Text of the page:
Archived Notice Board

07

Abe Segal

My Friend Abe. by Gordon Forbes.

 Abe died in Cape Town on the night of 4th April 2016, with his devoted friend, Deborah Curtis Setchell, at his bedside.  Abe and I met 63 years ago in the locker-room of the Ellis Park tennis courts, when he came over to my corner and chided me for being too quiet.  ’Don’t they make noise on that farm of yours, Kid?’  I was 19 and he 22, and we have been friends and doubles partners ever since.  There’ll never be another Abe. They talk of breaking the mould, well, his mould was well and truly broken!  Such a good man.  Generous, forthright, strong, big-hearted, loyal, compassionate – a rough diamond, with the diamond part flawless, and the rough part filled with the unique kind of humour that made his friends laugh in amazement, while at the same time shaking their heads at the fun of it! 

 
Only a few weeks ago, on a still evening in Plettenberg Bay, we sat together, looking at the sea, yakking away, and sipping the whiskies that Tony Bloom had poured for us.  Lately, we’ve talked nearly every week, being able to say the same things more than once, because we both forgot what we said the week before.  Suddenly, though, this time, towards the end of the evening, he touched his glass to mine and said, ‘Cheers, Forbsey.  We’ve had a great time, but the game’s over.  Thanks for everything.’   Maybe he had some kind of premonition, for I know he wasn’t feeling well....  But he never complained.  In all the time I have known Abe, I have never, ever, heard him complain. Not once.  And he was thanking me!  I ask you!  It was I who should have....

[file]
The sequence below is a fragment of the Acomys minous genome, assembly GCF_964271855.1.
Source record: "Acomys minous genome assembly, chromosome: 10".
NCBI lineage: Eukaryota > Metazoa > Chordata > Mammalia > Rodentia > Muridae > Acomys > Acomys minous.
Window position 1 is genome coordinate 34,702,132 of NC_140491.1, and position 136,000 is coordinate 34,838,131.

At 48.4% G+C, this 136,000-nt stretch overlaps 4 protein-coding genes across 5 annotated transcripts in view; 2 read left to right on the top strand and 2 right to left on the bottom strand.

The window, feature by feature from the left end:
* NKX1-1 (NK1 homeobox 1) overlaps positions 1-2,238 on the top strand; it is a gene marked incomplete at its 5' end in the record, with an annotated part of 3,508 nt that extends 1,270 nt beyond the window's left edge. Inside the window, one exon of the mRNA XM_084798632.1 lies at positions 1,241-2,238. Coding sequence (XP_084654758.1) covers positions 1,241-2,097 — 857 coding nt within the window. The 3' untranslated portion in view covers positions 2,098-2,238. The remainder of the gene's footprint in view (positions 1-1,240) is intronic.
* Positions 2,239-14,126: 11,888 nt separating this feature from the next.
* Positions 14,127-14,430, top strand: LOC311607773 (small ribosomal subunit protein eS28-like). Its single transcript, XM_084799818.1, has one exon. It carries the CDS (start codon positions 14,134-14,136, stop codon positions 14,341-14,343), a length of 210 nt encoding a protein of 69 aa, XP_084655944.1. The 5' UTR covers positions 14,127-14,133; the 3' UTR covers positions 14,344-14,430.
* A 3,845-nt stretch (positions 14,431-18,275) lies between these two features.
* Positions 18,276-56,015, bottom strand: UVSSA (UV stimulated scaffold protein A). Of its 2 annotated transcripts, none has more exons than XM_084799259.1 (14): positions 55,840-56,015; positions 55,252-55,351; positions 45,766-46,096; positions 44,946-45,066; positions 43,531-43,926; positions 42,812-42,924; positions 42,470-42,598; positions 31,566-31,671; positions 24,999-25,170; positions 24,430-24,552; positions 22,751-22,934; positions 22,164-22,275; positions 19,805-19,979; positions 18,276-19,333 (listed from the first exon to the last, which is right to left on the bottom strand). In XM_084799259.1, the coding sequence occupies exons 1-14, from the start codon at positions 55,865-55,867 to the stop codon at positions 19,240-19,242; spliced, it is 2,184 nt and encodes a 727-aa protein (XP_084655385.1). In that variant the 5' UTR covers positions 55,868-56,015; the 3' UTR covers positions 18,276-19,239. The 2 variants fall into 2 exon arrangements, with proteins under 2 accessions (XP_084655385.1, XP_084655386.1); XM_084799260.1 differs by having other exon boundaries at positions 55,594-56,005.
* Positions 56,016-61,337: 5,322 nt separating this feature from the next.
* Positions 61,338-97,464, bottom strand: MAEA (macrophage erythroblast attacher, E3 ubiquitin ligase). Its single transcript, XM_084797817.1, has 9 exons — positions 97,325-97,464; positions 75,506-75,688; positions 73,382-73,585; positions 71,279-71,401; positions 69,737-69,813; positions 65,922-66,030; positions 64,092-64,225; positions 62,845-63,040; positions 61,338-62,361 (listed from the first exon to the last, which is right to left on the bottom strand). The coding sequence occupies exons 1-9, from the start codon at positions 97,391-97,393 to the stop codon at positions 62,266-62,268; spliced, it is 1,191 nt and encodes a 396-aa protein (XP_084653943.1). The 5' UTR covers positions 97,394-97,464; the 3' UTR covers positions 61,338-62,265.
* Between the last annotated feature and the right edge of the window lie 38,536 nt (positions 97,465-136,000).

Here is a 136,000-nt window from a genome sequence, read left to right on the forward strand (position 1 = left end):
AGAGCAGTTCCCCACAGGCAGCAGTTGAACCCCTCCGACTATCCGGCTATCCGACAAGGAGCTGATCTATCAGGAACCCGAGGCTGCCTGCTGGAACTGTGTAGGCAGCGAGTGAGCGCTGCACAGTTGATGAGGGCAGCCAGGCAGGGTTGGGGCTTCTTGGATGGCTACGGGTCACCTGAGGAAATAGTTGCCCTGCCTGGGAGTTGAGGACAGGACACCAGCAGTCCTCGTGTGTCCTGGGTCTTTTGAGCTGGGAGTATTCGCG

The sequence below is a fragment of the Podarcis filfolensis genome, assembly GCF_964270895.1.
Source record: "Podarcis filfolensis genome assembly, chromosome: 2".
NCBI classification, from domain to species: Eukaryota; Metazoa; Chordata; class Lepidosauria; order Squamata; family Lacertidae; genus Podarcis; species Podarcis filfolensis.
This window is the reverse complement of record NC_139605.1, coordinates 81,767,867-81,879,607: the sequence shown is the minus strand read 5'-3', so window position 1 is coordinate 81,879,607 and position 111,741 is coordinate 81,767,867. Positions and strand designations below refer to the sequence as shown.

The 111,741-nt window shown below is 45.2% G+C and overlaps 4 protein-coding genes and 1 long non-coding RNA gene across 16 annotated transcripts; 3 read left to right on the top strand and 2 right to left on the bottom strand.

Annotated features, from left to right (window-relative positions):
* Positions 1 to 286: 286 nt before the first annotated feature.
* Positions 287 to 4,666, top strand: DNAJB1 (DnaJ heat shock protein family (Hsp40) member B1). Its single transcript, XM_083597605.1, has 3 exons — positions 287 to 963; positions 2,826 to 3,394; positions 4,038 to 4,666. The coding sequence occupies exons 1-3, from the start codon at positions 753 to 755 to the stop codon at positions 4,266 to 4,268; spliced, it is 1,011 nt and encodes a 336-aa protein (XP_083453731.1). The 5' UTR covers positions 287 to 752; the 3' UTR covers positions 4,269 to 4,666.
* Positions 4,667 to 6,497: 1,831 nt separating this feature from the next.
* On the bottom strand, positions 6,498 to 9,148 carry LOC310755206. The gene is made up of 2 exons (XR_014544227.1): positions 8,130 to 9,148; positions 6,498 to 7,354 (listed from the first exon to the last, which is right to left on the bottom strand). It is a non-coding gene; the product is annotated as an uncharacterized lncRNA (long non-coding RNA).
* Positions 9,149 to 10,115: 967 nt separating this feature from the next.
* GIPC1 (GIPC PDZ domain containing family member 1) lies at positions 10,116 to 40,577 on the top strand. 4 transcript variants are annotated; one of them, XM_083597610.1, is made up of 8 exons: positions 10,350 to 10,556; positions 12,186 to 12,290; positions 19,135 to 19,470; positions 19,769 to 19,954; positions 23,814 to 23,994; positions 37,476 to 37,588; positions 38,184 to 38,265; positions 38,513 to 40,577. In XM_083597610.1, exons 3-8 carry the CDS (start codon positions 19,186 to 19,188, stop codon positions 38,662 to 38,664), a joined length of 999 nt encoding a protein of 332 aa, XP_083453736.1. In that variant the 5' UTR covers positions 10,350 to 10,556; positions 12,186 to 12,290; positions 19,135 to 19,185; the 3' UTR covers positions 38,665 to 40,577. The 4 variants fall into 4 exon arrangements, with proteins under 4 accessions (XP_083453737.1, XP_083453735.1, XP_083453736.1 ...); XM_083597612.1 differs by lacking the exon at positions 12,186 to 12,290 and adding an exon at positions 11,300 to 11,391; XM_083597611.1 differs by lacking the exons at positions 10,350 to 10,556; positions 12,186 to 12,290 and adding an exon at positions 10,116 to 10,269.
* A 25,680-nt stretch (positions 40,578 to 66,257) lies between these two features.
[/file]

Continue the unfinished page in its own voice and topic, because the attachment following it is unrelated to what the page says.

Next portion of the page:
He was a great tennis-player, was Abe.  Look at his results over the years, and one is fully amazed!   For a start, he had one of the best left-hand serves of all time – fine volleys, safe backhand and a huge forehand that sometimes went off at a tangent and ran amuck.  I still remember the time at Roland Garros when he hit a forehand into the President’s Box without a bounce.  It hit one of the officials in the chest, while the base-linesman triumphantly called “Out”!  Or the time, on the Wimbledon Centre Court, playing Rex Hartwig, when Rex tried to run around his serve to hit a forehand. The ball simply followed him, until he had to catch it with his left hand, in front of his chest.  Abe’s serve used to swerve like mad, especially the second one.  And what about the lineswoman at Wimbledon who had too much wine for lunch and was asleep when Abe, playing Clark Graebner, won the match-point?  ‘Clark’s game is kinda boring, Forbsey,’ he told me.  ‘So I guess she’s entitled to take a nap.’  Odd things happened to Abe almost continually – things that never failed to amuse the millions of people all over the world that loved him.
 
For instance, suddenly, aged sixty-nine, he became a painter, surprising everyone (including himself) when his paintings were exhibited at The Everard Read Gallery.  Even here, Abe was unorthodox.  Always impatient, he’d invented a way of turning his canvasses upside down, so as to do his skies without disturbing the still wet scenery below.  Although, in my speech, I warned the Read Gallery patrons that the skies on the paintings were all upside down, they bought every last one.   ‘A sky’s a sky, Forbsey,’ was Abe’s comment.  ‘I’ve never seen one with a lable sayin’ “this side up.”     
 
Thus Abie. I could go on and on, and I am sure that I speak also for his daughters, Nancy and Susie, his wonderful wife, Heather, who died some years ago, and his friend, companion and helpmate, Deborah.  I can’t believe I’ll never hear his voice again.  Never again have him walk across the court to my side, cup his hand and say,  ‘for God’s sake, Forbsey, can you please stop bein’ nervous, grip your racket and watch the friggin’ ball!’  A part of my life, and, I am sure, a good many other lives, will go with Abe.  We wish him a good rest, and salute him for a game well played, and a life well lived.